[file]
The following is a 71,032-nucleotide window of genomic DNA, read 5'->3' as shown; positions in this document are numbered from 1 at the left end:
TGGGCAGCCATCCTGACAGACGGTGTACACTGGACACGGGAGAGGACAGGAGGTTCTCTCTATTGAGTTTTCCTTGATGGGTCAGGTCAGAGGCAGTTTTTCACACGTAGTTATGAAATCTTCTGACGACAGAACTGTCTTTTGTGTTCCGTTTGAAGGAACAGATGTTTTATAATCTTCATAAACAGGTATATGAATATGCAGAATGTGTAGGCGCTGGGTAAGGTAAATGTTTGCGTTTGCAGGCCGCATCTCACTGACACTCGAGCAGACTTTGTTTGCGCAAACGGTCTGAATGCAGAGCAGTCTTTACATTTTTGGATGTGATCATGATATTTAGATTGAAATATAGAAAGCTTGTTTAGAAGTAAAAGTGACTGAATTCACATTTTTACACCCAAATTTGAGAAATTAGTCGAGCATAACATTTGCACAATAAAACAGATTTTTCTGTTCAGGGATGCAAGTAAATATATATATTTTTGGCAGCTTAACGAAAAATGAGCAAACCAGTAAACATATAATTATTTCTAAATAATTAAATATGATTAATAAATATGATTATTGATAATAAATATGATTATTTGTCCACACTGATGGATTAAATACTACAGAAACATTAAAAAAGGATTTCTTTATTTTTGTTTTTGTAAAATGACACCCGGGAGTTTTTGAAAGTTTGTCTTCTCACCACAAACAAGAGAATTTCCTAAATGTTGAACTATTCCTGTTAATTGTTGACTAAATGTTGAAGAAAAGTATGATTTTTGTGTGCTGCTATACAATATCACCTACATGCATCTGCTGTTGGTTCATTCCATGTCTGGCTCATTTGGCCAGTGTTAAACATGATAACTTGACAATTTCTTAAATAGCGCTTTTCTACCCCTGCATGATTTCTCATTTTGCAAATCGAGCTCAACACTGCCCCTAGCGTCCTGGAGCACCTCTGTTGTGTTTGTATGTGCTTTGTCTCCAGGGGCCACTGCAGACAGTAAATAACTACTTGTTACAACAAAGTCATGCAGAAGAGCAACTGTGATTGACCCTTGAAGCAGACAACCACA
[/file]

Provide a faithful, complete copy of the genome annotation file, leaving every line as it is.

The following is a 71,032-nucleotide window of genomic DNA, read 5'->3' as shown; positions in this document are numbered from 1 at the left end:
TGGGCAGCCATCCTGACAGACGGTGTACACTGGACACGGGAGAGGACAGGAGGTTCTCTCTATTGAGTTTTCCTTGATGGGTCAGGTCAGAGGCAGTTTTTCACACGTAGTTATGAAATCTTCTGACGACAGAACTGTCTTTTGTGTTCCGTTTGAAGGAACAGATGTTTTATAATCTTCATAAACAGGTATATGAATATGCAGAATGTGTAGGCGCTGGGTAAGGTAAATGTTTGCGTTTGCAGGCCGCATCTCACTGACACTCGAGCAGACTTTGTTTGCGCAAACGGTCTGAATGCAGAGCAGTCTTTACATTTTTGGATGTGATCATGATATTTAGATTGAAATATAGAAAGCTTGTTTAGAAGTAAAAGTGACTGAATTCACATTTTTACACCCAAATTTGAGAAATTAGTCGAGCATAACATTTGCACAATAAAACAGATTTTTCTGTTCAGGGATGCAAGTAAATATATATATTTTTGGCAGCTTAACGAAAAATGAGCAAACCAGTAAACATATAATTATTTCTAAATAATTAAATATGATTAATAAATATGATTATTGATAATAAATATGATTATTTGTCCACACTGATGGATTAAATACTACAGAAACATTAAAAAAGGATTTCTTTATTTTTGTTTTTGTAAAATGACACCCGGGAGTTTTTGAAAGTTTGTCTTCTCACCACAAACAAGAGAATTTCCTAAATGTTGAACTATTCCTGTTAATTGTTGACTAAATGTTGAAGAAAAGTATGATTTTTGTGTGCTGCTATACAATATCACCTACATGCATCTGCTGTTGGTTCATTCCATGTCTGGCTCATTTGGCCAGTGTTAAACATGATAACTTGACAATTTCTTAAATAGCGCTTTTCTACCCCTGCATGATTTCTCATTTTGCAAATCGAGCTCAACACTGCCCCTAGCGTCCTGGAGCACCTCTGTTGTGTTTGTATGTGCTTTGTCTCCAGGGGCCACTGCAGACAGTAAATAACTACTTGTTACAACAAAGTCATGCAGAAGAGCAACTGTGATTGACCCTTGAAGCAGACAACCACA